“We’re not much interested in talking about the good old days,” said CommuniLux’s Director of Scenic Production, Joe Kaplor in reference to his and his wife, Suzanne Kaplor’s longevity in the scenic arena for events over the past forty years. “For us, it’s about what is new and fresh at 7:00 tomorrow morning. The inclusion of technology, lighting, and sound in today’s scenic staging makes the scenic of tomorrow boundless, exciting — full of promise and innovation we haven’t even considered yet.”
But when pressed, the stories of the good old days are entertaining, to say the least.
Back in the day when trade show venues were on the dark side of town and corporations needed seating for hundreds for meetings for sales teams and shareholders, they used to go to the theaters, where seating was already in place.
“We came out of the theater community at Carnegie Mellon, and it was a natural fit to work on events and meetings in the theaters we were so familiar with,” Suzanne said. “But it was all about staging a show, and when you see McDonald’s french fries dancing on the stage with a full orchestra playing an original score written specifically for the event, you are reminded that entertainment has always been important to corporate brands.
“I remember the Wendy’s annual meetings. The day before the meeting, the store managers would assemble and be entertained and invigorated by a 40-piece orchestra and inspiring messages from management. It was something that sent them back to their locations motivated by the Wendy’s brand, their team, and their importance to it all. I believe they looked forward to it all year, and that it created connection for stand-alone stores that might otherwise have not felt part of the bigger picture.”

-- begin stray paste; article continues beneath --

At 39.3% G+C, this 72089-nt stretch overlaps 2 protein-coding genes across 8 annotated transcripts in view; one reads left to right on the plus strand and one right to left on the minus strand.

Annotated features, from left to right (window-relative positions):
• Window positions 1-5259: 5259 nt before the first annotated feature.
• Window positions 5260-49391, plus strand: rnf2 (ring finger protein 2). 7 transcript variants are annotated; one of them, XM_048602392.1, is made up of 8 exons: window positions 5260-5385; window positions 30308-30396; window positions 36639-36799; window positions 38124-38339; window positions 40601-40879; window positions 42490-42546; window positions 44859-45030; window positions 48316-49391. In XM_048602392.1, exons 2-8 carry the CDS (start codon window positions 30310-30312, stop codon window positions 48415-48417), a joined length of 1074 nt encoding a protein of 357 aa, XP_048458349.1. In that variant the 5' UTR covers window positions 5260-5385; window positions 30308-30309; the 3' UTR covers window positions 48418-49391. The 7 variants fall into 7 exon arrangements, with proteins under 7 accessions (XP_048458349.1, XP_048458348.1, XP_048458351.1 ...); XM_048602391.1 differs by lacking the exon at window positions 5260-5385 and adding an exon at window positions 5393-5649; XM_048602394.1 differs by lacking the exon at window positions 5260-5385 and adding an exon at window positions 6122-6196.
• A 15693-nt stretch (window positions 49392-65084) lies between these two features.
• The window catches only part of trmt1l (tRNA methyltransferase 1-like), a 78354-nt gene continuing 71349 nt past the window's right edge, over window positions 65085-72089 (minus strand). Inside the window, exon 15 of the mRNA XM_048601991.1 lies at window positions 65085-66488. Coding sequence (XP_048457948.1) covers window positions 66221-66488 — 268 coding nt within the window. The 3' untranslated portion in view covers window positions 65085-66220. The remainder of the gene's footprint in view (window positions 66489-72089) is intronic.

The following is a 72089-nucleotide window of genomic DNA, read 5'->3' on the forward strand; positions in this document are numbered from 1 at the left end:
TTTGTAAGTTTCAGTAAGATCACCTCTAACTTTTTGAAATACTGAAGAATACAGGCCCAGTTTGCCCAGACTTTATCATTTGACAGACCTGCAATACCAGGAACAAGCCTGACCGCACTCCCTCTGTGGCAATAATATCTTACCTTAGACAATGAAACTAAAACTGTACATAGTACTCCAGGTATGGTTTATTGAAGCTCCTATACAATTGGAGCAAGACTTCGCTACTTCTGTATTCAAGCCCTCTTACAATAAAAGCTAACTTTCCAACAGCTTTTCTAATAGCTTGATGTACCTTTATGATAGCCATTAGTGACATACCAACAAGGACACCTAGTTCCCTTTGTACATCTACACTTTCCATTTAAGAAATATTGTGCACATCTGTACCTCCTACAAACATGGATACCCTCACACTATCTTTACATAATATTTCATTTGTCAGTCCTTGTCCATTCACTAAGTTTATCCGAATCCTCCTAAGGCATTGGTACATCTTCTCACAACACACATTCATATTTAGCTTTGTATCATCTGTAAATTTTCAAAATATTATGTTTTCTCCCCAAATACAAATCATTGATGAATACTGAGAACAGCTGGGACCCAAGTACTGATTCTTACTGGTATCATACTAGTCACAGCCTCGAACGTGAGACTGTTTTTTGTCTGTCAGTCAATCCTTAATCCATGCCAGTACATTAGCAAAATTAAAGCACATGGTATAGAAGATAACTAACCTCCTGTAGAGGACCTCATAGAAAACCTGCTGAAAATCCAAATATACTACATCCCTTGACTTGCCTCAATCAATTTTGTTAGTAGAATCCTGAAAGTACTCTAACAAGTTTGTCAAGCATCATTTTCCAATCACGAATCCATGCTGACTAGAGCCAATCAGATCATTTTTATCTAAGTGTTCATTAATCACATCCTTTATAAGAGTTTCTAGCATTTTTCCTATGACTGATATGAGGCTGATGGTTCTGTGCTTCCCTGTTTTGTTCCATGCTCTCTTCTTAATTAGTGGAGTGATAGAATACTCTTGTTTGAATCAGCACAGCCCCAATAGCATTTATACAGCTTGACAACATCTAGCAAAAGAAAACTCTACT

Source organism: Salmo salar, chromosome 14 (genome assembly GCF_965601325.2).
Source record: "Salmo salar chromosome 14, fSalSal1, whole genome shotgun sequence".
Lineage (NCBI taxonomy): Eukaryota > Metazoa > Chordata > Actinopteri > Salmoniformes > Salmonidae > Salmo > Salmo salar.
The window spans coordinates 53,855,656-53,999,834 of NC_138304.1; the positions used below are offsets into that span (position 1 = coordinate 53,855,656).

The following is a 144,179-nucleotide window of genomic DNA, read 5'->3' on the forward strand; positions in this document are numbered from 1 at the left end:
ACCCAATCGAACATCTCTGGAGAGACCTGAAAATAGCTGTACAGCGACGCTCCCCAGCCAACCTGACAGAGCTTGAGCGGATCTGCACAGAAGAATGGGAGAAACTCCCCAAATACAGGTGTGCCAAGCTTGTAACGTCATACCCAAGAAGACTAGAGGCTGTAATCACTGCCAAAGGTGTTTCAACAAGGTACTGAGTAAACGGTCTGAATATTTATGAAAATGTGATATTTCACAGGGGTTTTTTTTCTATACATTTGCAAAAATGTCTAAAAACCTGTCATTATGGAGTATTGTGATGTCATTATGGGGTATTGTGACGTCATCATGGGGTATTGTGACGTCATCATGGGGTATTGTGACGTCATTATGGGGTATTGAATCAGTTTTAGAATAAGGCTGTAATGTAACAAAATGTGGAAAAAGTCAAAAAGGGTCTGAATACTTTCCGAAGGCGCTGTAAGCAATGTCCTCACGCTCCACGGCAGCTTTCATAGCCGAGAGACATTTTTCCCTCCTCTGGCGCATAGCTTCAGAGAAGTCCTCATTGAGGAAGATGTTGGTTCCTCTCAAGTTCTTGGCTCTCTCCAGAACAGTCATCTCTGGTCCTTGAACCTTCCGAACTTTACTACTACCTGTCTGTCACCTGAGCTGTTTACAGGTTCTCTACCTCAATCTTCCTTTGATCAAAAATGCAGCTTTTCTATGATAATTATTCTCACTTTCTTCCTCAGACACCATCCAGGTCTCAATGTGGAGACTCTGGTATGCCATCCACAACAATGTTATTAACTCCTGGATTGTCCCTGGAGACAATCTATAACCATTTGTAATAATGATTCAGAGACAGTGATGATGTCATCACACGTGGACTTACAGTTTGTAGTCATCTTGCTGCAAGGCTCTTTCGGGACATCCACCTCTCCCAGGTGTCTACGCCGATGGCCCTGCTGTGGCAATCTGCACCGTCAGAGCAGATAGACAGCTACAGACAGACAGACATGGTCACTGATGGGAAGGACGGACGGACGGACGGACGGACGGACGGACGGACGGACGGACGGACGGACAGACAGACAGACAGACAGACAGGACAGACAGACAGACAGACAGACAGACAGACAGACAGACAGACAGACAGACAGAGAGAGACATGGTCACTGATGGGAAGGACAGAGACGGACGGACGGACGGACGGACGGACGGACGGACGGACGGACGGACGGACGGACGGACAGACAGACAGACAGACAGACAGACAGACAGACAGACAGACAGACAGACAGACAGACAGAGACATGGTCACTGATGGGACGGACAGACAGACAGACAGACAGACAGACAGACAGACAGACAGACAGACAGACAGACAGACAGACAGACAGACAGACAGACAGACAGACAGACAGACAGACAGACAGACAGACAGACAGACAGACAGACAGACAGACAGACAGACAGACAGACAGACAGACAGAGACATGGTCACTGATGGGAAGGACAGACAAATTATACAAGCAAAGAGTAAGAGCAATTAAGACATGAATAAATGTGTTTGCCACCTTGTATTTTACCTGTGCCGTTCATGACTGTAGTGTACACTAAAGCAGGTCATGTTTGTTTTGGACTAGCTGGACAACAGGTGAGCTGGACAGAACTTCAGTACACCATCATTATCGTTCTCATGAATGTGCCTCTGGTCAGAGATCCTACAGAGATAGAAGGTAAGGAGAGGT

And, it wasn’t just Wendy’s, Pizza Hut, McDonald’s, and Hardee’s doing the dancing. Pharmaceutical companies took to the stage with dancing pills and rewritten pop songs. Sadly, when we asked for images to prove they weren’t on drugs themselves, Joe and Suzanne put forth that it was a different time; cameras and flashbulbs were not part of the culture for these types of gatherings. The experience was what it was all about, and it had to be strong enough to last long after the event was over.
CommuniLux’s Suzanne and Joe Kaplor are considered two of the best in the industry. Each day means lots of conference calls, email messages, and shop visits from the client’s designer, producer, and/or technical team to review the fabrication of the scenic product to bring their vision to light.
“Our team in Dallas is composed of the best talent in the industry,” according to Suzanne. “And us? We are carpenters. We learned to build on the theater stages, and we bring that to the event, whatever it might be.”
Combining lighting, sound, carpentry, and vision to the messaging is what they consider the most important element of all things scenic.
“Scenic is no longer a curtain with a logo; it’s a complete package that lights the way for an experience with pizzazz and artistic creativity,” said Joe. “It’s the movie version of ‘West Side Story’ rather than the stage version of old.”
In the last few years, Joe and Suzanne have gotten back to their theatrical roots by building and refurbishing theatrical shows such as “In the Heights,” “Dreamgirls,” “The Hunchback of Notre Dame,” and “Memphis,” to name a few, all the while continuing their day-to-day work with corporate clients, including giants like Walmart, Heineken, and Novartis.